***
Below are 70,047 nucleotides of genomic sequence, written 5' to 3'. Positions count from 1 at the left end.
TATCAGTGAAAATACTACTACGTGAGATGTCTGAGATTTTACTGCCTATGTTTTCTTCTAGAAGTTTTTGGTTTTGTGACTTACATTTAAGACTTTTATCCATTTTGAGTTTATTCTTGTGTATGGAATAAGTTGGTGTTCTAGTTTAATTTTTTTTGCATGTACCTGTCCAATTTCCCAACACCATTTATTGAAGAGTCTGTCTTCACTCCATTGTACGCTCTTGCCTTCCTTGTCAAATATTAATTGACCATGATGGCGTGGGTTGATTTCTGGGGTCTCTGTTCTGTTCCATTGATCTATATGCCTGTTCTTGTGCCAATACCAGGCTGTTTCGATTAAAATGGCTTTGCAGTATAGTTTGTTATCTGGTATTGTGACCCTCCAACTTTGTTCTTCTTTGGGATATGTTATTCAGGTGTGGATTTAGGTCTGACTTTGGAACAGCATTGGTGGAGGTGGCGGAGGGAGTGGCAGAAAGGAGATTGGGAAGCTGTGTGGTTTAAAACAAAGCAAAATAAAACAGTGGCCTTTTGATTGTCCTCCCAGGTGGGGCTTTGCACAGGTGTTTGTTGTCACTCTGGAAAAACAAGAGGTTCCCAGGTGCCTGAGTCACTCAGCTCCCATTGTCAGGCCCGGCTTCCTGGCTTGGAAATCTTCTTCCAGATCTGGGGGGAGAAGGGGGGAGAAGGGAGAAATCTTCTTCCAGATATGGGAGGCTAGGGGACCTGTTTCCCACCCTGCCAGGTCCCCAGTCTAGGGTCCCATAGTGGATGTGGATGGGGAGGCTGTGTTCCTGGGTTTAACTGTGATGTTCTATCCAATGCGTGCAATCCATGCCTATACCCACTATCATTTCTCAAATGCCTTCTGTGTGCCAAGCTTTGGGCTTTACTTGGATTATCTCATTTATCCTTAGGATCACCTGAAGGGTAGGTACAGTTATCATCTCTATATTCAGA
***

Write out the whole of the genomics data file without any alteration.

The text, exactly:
Below are 70,047 nucleotides of genomic sequence, written 5' to 3'. Positions count from 1 at the left end.
TATCAGTGAAAATACTACTACGTGAGATGTCTGAGATTTTACTGCCTATGTTTTCTTCTAGAAGTTTTTGGTTTTGTGACTTACATTTAAGACTTTTATCCATTTTGAGTTTATTCTTGTGTATGGAATAAGTTGGTGTTCTAGTTTAATTTTTTTTGCATGTACCTGTCCAATTTCCCAACACCATTTATTGAAGAGTCTGTCTTCACTCCATTGTACGCTCTTGCCTTCCTTGTCAAATATTAATTGACCATGATGGCGTGGGTTGATTTCTGGGGTCTCTGTTCTGTTCCATTGATCTATATGCCTGTTCTTGTGCCAATACCAGGCTGTTTCGATTAAAATGGCTTTGCAGTATAGTTTGTTATCTGGTATTGTGACCCTCCAACTTTGTTCTTCTTTGGGATATGTTATTCAGGTGTGGATTTAGGTCTGACTTTGGAACAGCATTGGTGGAGGTGGCGGAGGGAGTGGCAGAAAGGAGATTGGGAAGCTGTGTGGTTTAAAACAAAGCAAAATAAAACAGTGGCCTTTTGATTGTCCTCCCAGGTGGGGCTTTGCACAGGTGTTTGTTGTCACTCTGGAAAAACAAGAGGTTCCCAGGTGCCTGAGTCACTCAGCTCCCATTGTCAGGCCCGGCTTCCTGGCTTGGAAATCTTCTTCCAGATCTGGGGGGAGAAGGGGGGAGAAGGGAGAAATCTTCTTCCAGATATGGGAGGCTAGGGGACCTGTTTCCCACCCTGCCAGGTCCCCAGTCTAGGGTCCCATAGTGGATGTGGATGGGGAGGCTGTGTTCCTGGGTTTAACTGTGATGTTCTATCCAATGCGTGCAATCCATGCCTATACCCACTATCATTTCTCAAATGCCTTCTGTGTGCCAAGCTTTGGGCTTTACTTGGATTATCTCATTTATCCTTAGGATCACCTGAAGGGTAGGTACAGTTATCATCTCTATATTCAGA